Palantir, the software company founded by billionaire Peter Thiel on Tuesday won a big contract Britain over concerns about a company known for its military-related work in the United States acquiring such a sensitive role involving patient data to help overhaul the technology system of the country’s public health service. To overcome.
The National Health Service said Palantir has been awarded a seven-year contract worth 330 million pounds, or about $415 million, to build a new platform that integrates data from the NHS into a central repository. The system, called a federated data platform, aims to make it easier to share patient information and analyze broader health trends across the broader healthcare system. This contract is for the NHS in England and does not include Scotland or Wales.
Palantir was a controversial choice, as some doctors, civil society groups, and members of parliament raised concerns about giving the company responsibility for building what could eventually become one of the world’s largest repositories of health data. Privacy concerns and Mr. Thiel, a liberal investor who is a close friend of President Donald J. In addition to the company’s ties to Palantir, who was one of Trump’s major 2016 donors, many health officials and policymakers were angered by Palantir’s aggressive lobbying tactics to win the new contract. Others have questioned the effectiveness of the technology.
Palantir was awarded the contract in partnership with Accenture, business consulting firm, PwC, NECS and Cornell Farrar.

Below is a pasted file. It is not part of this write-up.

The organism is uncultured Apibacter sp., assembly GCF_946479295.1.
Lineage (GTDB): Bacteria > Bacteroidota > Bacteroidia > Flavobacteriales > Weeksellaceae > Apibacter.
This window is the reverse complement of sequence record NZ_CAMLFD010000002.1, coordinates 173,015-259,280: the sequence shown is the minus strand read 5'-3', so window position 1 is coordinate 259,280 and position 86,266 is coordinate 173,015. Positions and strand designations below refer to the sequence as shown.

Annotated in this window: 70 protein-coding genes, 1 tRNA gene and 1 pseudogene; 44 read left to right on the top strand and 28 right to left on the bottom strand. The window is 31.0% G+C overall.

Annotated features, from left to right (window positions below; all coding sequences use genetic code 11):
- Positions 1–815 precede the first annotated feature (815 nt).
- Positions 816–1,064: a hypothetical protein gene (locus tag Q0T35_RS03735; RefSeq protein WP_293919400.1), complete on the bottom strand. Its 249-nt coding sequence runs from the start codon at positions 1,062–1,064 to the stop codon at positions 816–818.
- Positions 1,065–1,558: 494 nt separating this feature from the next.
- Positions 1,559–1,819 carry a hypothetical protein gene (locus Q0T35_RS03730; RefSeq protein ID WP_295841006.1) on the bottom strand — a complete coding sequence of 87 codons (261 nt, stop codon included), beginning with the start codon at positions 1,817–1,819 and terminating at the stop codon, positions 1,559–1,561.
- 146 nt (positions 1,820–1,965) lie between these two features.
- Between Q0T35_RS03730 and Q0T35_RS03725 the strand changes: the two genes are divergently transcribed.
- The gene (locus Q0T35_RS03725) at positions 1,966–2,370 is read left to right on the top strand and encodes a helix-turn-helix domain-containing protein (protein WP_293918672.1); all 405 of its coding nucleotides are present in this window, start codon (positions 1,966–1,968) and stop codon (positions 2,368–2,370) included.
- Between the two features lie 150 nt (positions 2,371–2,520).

NHS England said in a statement that the new platform will “bring together existing NHS data, making it easier for staff to access vital information to provide better and more timely patient care.”
Palantir Chief Executive Alex Karp said in a statement that the system would “help reduce waiting lists, improve patient care, and reduce health disparities.”
Palantir was the front-runner to win the contract after gaining the trust of many senior government officials during the pandemic. The company played a key role in helping tabulate data about the spread of COVID-19 and the allocation of resources, as well as the rollout of the country’s vaccine program. Palantir divided the work into more health contracts, including a program to help relieve the patient backlog for surgeries and other care.
While the NHS is a government-run system, it is organized into different regional hospitals and trusts, creating a wealth of information which officials now want to bring together.
The cost of building the data platform was initially announced at £480 million. On Tuesday, the NHS said additional funding was set aside to build privacy features and for other companies to bid to build new products on the platform in the future.
Dr. David Nicholl, spokesman for the Doctors Association UK, said it was unclear whether Palantir’s technology would deliver the promised benefits. A pilot program had given mixed results.
“This is a staggering amount when the deal was not adequately scrutinized and leads to the belief that this is the direction of travel when other options should have been considered,” Mr Nicol said in a statement.
Corey Crider, director of Foxglove, a legal group that has opposed Palantir’s participation in the program, said that “if this system is not useful to frontline doctors, it risks being a half-billion-pound flop.”
Palantir creates customizable software for organizations to make sense of large amounts of data. Tools digest information from different sources, then pull it together into visual displays that are easy to interpret.
The company’s business focuses primarily on contracts with the US Department of Defense and others, but is expanding into health care while seeking new areas of growth.
Addressing privacy concerns, the NHS said the contract “explicitly prohibits the use of patient data for commercial gain.”